Only half of the 92 airplanes usually based at Freeway Airport near Bowie, Md., remain on the ground there. Four employees report to work, rather than 31. No one trains at the flight school, and owner Stanley Rodenhauser says he is losing $7,500 a day and wonders how he's going to pay $300,000 in loans due next month.
Closed signs still hang on 17 small airports, and private planes at an additional 115 airports must keep in contact with air traffic controllers when they fly by, which is not the way most pilots of small planes operate. The restrictions have been in place since last month's terrorist hijackings of four commercial airlines.
"The blood supply has been cut. That's our air space," said Rodenhauser, whose father established the airport 54 years ago.
Freeway, located next to the expressway connecting Annapolis, Md., with Washington, has lost more than half its planes, which have been relocated to airports open to private planes.
Even many of those opened airports, however, have severe limits on their traffic. In 15 metropolitan areas, 115 airports have restrictions that have grounded up to 90 percent of their flights.
Pilots flying private planes in those areas now must file flight plans with the Federal Aviation Administration. Air traffic controllers are responsible for keeping pilots away from other planes.
But 90 percent of private planes normally are flown under visual fight rules, where a pilot is low enough in the sky in good weather to navigate by landmarks on the ground and is not required to file a flight plan, according to the Aircraft Owners and Pilots Association. Away from the major airports, pilots usually don't talk to controllers.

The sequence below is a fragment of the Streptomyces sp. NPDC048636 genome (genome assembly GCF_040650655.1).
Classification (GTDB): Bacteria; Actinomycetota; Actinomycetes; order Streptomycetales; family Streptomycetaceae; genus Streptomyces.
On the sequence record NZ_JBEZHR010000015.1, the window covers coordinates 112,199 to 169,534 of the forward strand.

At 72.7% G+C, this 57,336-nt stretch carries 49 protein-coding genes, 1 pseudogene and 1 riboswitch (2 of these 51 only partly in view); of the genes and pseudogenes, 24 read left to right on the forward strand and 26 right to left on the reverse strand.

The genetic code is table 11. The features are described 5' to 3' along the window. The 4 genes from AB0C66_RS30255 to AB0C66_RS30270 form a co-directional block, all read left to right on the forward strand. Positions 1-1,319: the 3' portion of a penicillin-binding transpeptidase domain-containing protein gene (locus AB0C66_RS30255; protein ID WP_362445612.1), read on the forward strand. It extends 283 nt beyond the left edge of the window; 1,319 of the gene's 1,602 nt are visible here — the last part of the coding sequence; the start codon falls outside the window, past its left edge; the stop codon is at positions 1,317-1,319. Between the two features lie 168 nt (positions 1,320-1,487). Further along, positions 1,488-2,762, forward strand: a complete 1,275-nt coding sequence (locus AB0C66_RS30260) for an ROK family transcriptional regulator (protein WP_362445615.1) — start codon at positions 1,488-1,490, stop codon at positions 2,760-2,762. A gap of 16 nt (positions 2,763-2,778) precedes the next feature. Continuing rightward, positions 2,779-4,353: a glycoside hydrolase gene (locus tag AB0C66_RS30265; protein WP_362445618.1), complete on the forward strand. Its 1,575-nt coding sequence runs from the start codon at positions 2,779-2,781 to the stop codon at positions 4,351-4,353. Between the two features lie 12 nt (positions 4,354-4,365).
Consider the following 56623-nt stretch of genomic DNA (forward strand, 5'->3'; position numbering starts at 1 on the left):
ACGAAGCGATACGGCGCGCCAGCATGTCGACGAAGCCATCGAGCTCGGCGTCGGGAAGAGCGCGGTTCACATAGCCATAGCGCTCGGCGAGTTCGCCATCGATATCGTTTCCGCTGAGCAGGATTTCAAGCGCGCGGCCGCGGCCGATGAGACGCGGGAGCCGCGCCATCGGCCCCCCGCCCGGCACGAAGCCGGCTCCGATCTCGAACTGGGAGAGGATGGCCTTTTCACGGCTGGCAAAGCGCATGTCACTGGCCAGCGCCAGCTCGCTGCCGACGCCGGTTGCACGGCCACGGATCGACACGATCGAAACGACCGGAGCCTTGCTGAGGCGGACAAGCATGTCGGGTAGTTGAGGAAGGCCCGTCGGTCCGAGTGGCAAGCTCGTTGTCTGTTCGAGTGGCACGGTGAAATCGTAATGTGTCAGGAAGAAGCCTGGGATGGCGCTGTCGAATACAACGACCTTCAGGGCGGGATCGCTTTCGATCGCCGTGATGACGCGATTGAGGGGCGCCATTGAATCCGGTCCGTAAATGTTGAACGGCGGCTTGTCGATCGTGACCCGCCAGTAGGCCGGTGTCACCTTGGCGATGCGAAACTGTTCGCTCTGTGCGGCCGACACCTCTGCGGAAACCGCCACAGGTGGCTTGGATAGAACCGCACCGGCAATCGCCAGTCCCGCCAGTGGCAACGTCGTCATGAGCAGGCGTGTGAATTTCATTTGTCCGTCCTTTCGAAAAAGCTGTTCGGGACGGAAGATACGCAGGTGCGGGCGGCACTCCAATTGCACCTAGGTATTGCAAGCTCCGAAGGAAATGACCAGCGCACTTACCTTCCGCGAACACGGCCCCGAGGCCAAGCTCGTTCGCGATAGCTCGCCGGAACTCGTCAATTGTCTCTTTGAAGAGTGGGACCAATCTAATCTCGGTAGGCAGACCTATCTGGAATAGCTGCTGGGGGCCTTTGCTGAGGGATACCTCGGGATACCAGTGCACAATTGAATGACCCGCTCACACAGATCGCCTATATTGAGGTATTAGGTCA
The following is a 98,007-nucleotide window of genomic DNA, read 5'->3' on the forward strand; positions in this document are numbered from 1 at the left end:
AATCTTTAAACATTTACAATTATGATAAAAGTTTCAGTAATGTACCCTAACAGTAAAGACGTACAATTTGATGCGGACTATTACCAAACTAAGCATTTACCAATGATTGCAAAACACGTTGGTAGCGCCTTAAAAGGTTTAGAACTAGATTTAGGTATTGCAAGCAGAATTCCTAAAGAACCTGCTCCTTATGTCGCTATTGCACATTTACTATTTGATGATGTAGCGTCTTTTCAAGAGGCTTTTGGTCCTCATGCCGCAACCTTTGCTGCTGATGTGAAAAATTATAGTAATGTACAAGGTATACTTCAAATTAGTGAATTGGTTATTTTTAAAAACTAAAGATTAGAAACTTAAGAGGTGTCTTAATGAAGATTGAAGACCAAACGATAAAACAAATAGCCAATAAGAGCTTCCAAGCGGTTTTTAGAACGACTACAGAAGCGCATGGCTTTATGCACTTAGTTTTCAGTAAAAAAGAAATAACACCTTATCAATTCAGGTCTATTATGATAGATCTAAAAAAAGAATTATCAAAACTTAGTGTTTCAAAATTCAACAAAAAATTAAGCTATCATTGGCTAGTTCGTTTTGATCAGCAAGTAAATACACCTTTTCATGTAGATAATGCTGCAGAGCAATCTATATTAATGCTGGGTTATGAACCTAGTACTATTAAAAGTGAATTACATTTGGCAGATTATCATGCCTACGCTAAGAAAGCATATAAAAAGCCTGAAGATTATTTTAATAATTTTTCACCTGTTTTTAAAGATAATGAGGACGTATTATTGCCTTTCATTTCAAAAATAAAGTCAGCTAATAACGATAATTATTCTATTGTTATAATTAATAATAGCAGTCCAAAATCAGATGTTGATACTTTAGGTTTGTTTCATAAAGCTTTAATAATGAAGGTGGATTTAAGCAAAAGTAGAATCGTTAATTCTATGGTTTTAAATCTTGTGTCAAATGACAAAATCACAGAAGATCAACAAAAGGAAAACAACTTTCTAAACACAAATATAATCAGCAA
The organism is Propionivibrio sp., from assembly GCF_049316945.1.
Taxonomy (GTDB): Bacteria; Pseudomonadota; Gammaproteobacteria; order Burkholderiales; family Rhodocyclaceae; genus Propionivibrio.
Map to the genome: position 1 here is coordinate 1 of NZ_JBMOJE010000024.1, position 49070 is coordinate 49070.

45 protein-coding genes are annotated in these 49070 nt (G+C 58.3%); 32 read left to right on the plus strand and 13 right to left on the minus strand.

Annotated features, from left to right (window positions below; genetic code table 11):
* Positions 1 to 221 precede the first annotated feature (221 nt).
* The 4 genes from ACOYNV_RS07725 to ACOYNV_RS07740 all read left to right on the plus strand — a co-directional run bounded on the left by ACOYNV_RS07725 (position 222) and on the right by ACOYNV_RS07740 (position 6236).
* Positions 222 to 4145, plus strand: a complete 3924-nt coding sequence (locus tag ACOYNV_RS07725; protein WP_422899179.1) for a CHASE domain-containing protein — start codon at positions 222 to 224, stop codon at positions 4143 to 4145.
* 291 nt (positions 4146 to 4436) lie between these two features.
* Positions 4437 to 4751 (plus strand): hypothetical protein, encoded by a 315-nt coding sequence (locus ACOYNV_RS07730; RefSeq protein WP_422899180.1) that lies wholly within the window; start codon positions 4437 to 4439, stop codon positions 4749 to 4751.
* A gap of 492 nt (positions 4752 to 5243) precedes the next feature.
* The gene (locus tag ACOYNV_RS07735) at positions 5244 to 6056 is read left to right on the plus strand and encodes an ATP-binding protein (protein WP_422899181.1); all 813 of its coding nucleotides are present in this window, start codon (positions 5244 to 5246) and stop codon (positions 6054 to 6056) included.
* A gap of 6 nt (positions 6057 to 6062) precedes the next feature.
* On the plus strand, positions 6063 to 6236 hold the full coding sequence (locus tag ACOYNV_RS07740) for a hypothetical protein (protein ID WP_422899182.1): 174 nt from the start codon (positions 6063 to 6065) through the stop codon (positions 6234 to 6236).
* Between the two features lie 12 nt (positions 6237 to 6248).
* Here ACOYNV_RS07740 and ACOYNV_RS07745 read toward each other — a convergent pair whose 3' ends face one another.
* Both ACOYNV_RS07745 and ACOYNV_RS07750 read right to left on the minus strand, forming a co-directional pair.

Those flights are banned in the 15 metropolitan areas, except for flight training in small planes. The restrictions also have grounded news helicopters and blimps. All private plane flights are banned within 20 miles of Kennedy Airport in New York and National Airport near Washington.
Foreign-owned private planes, unless they are registered in Canada or Mexico, can't come into the United States at all. That means their owners can't fly here to conduct business, can't get them serviced where they bought them, and can't bring them to a dealer to trade in for newer models.
"Our air transportation system is not open completely," said Gary Hay, chief executive officer of the Cessna Aircraft Co., which manufacturers private planes. "We want to get back to business."
The loss to the private plane industry since Sept. 11: An estimated $400 million.
The industry has pushed for an end to restrictions in meetings with lawmakers and FAA officials, including Administrator Jane Garvey. Rodenhauser and representatives of five other Maryland airports met for 90 minutes with agency officials last week.
"These restrictions, as before, have been imposed for national security reasons," FAA spokesman William Shumann said. "The FAA is mindful of the effects on private pilots. The FAA advocates easing restrictions on flying, in keeping with national security."
In discussions with FAA officials, the private plane groups have proposed reopening the air space to only planes weighing less than 6,000 pounds, requiring pilots to take direct routes in and out of airports in the urban areas, issuing new full-color pilots' licenses, and requiring all pilots to monitor a specific frequency so that air traffic controllers can talk to them if necessary.
In addition, Rep. Bill Shuster, R-Pa., has introduced legislation to allow them to seek $500 million in Small Business Administration grants and loans.
With no word on when -- or if -- private planes will be allowed to fly again in the urban areas, the companies that depend on them wonder if they can continue to survive.
"We had a business worth $10 million at 8:30 a.m. on Sept. 11. At 10:30, it was worth zero," said Rodenhauer, the airport owner. "It's still worth zero."
The Shuster bill is H.R. 3007.
On the Net:
Freeway Aviation: http://www.freewayaviation.com
Aircraft Owners and Pilots Association: http://www.aopa.org
General Aviation Manufacturers Association: http://www.generalaviation.org
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